As you know, my little foster dog Cosmo took his Canine Good Citizen test over the weekend.
Passing the CGC test shows that a dog will remain under control in various real-life situations.
“The CGC Program is designed to reward dogs who have good manners at home and in the community,” according to the American Kennel Club.
Well, we sure showed them!
Introducing Cosmo Kramer, CGC.
The reason I wanted to make it a goal for Cosmo to pass the CGC test before getting adopted was because when he came to live with us he was not a good doggy citizen.
Cosmo was one of those rude little dogs in public situations and even at home. He used to growl at every person and dog we passed on walks. He used to bark at me, demanding treats. He would not obey basic commands without food motivation. He pulled on the leash so bad his Gentle Leader would hurt his muzzle and eyes.
Obviously there is no such thing as a perfect dog, and Cosmo still has a long way to go. He is still aggressive about treats, but he is learning self control. I would never trust him 100 percent around kids. And like most dogs, he still pulls on the leash. A lot.
But little Cosmo has come a long way, and I am proud of him. He did better than most of the other dogs that showed up to take the test on Sunday. Most of the others did not pass because they could not sit still when the evaluator talked to them or touched them, or they could not keep all four paws on the ground when walking through a crowd.
Cosmo and I would like to share some tips to help other dog owners prepare for the Canine Good Citizen test.
How to help your dog pass the Canine Good Citizen test
1. Make sure your dog has had enough exercise leading up to the test.
I’m not saying you should run your dog to exhaustion, I’m just saying you should give your dog an adequate amount of exercise so he can remain calm and focused. The most common problem I saw on Sunday was a lot of pent-up energy in most of the dogs. They showed up practically trembling with anxiety and excitement, panting heavily.
The dogs would get excited and roll around on their backs when the evaluator tried to pet them. They would grab onto the leash and try to initiate a game of tug after completing a successful recall. All in all, they were having a great time! But they were not under control.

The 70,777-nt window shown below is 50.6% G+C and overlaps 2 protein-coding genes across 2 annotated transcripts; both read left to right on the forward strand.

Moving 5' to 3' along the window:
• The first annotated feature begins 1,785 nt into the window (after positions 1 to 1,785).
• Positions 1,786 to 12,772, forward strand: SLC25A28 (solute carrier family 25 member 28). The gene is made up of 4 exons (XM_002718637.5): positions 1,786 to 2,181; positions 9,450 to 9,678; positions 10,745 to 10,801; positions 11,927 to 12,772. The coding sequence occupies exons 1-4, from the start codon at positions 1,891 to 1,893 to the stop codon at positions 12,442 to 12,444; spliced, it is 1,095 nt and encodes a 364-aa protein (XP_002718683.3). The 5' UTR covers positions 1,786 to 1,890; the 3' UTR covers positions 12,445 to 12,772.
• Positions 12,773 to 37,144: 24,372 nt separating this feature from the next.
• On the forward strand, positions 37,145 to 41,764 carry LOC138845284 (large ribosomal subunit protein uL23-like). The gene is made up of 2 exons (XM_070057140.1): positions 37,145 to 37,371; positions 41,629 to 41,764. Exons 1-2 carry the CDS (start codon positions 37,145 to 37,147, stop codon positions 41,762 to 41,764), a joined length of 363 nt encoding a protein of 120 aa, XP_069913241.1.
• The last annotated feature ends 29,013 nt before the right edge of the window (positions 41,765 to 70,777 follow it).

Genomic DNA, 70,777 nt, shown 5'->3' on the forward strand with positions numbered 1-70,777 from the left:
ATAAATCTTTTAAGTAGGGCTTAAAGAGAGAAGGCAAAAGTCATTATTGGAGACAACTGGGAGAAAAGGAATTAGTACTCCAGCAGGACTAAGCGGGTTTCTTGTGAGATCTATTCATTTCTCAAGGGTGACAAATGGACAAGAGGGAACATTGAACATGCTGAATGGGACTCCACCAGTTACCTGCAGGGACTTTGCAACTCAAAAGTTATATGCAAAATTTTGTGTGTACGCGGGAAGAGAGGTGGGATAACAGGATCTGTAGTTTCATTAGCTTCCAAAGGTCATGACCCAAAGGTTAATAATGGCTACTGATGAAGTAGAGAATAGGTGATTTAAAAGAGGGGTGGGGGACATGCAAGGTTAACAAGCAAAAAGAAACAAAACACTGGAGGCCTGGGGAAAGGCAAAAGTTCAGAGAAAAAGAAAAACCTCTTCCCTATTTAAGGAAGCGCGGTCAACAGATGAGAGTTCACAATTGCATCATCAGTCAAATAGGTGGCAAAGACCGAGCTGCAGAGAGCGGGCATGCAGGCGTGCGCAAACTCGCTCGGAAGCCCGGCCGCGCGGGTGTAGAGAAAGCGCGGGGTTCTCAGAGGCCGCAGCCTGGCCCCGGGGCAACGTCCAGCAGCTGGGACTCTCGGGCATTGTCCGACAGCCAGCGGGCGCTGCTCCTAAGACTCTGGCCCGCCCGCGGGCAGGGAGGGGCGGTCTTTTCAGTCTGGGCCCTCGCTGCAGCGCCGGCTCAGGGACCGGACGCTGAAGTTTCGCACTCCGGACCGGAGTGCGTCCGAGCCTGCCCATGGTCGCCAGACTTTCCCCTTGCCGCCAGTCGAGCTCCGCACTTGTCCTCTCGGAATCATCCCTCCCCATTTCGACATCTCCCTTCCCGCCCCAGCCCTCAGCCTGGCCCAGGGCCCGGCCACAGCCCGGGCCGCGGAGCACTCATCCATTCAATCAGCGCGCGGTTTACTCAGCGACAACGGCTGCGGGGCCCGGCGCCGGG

Cosmo and I went for a 45-minute walk before the test. This made a huge difference for him, and cut back on his pulling dramatically.
2. Talk to your dog throughout the test.
Dog owners are welcome to talk to their dogs as much as they need to during the CGC test. Cosmo can get a bit nervous when a new person is touching him. So while the evaluator was lifting his paws and looking at his ears, I talked to him the whole time. “Wow! What a good boy! She’s such a nice lady! You’re being so good, Cosmo! Good boy!” I was a bit over the top, and it worked.
During the loose-leash portion of the test, I also talked to Cosmo a lot and patted my leg. I knew a tense leash was an automatic fail, so I let him walk ahead of me a bit (quite a bit). All that matters for this portion is that the dog remains on a loose leash and generally stays near his owner.
3. Take an obedience class at a location that offers the test.
Cosmo and I took the CGC test at the Red River North Dog Obedience Club in Fargo. Prior to taking the test, we took two obedience classes at this location. Obviously this dramatically improved our chances of passing the test because Cosmo was comfortable in this environment. Some of the dogs had only been in the building a few times, and they were energized and excited about all the new people, new smells and new dogs!
4. Practice for the test around dogs and people your dog has never met.
Cosmo had a very hard time remaining focused and under control when we approached a new dog during the “reaction to another dog” portion of the test.
We actually failed this element, but if the dog passes nine of the 10 elements he is allowed to retake the part he failed. We somehow managed to pass during our second attempt while meeting a second new dog. Cosmo had trouble with this portion because he really wanted to lunge forward and greet the other dog.
When we practiced for this portion of the test, we practiced greeting dogs Cosmo had already met. This is no problem. What Cosmo does have a problem with is remaining calm when meeting new dogs. To better prepare for this, I should’ve been more consistent with making him sit every time we met a new dog in real life.
But you know what? With an old crab like him, I’m pretty happy if he wants to rush forward and greet another dog. At least he’s being friendly!